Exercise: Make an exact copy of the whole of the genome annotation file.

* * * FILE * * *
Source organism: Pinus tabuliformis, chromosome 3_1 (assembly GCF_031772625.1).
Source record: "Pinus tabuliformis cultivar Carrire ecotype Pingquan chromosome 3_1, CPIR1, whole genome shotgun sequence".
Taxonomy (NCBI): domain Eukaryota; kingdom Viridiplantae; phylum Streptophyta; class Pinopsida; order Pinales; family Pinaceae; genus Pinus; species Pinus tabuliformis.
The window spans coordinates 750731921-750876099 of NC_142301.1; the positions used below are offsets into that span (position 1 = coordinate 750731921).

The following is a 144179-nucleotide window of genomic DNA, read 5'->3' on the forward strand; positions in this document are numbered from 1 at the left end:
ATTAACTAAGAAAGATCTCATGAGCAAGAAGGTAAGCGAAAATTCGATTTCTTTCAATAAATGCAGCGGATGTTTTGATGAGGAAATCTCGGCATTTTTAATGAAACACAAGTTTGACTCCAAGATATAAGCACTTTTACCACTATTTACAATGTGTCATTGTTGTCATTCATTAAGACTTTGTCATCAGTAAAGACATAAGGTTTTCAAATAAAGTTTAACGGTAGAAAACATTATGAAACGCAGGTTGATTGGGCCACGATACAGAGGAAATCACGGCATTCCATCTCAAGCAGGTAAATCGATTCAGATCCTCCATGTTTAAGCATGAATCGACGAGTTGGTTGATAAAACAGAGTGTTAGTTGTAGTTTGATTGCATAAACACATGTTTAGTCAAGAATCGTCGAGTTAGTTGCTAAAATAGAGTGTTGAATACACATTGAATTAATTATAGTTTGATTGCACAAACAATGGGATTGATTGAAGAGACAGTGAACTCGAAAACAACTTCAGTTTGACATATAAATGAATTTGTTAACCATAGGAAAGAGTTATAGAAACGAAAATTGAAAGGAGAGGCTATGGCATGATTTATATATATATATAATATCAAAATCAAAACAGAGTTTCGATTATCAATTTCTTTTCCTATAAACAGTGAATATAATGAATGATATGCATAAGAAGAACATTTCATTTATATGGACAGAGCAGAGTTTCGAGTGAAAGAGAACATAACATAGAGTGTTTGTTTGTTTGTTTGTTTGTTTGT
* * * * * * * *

Source organism: Pinus tabuliformis, chromosome 3_1 (assembly GCF_031772625.1).
Source record: "Pinus tabuliformis cultivar Carrire ecotype Pingquan chromosome 3_1, CPIR1, whole genome shotgun sequence".
Taxonomy (NCBI): domain Eukaryota; kingdom Viridiplantae; phylum Streptophyta; class Pinopsida; order Pinales; family Pinaceae; genus Pinus; species Pinus tabuliformis.
The window spans coordinates 750731921-750876099 of NC_142301.1; the positions used below are offsets into that span (position 1 = coordinate 750731921).

The following is a 144179-nucleotide window of genomic DNA, read 5'->3' on the forward strand; positions in this document are numbered from 1 at the left end:
ATTAACTAAGAAAGATCTCATGAGCAAGAAGGTAAGCGAAAATTCGATTTCTTTCAATAAATGCAGCGGATGTTTTGATGAGGAAATCTCGGCATTTTTAATGAAACACAAGTTTGACTCCAAGATATAAGCACTTTTACCACTATTTACAATGTGTCATTGTTGTCATTCATTAAGACTTTGTCATCAGTAAAGACATAAGGTTTTCAAATAAAGTTTAACGGTAGAAAACATTATGAAACGCAGGTTGATTGGGCCACGATACAGAGGAAATCACGGCATTCCATCTCAAGCAGGTAAATCGATTCAGATCCTCCATGTTTAAGCATGAATCGACGAGTTGGTTGATAAAACAGAGTGTTAGTTGTAGTTTGATTGCATAAACACATGTTTAGTCAAGAATCGTCGAGTTAGTTGCTAAAATAGAGTGTTGAATACACATTGAATTAATTATAGTTTGATTGCACAAACAATGGGATTGATTGAAGAGACAGTGAACTCGAAAACAACTTCAGTTTGACATATAAATGAATTTGTTAACCATAGGAAAGAGTTATAGAAACGAAAATTGAAAGGAGAGGCTATGGCATGATTTATATATATATATAATATCAAAATCAAAACAGAGTTTCGATTATCAATTTCTTTTCCTATAAACAGTGAATATAATGAATGATATGCATAAGAAGAACATTTCATTTATATGGACAGAGCAGAGTTTCGAGTGAAAGAGAACATAACATAGAGTGTTTGTTTGTTTGTTTGTTTGTTTGT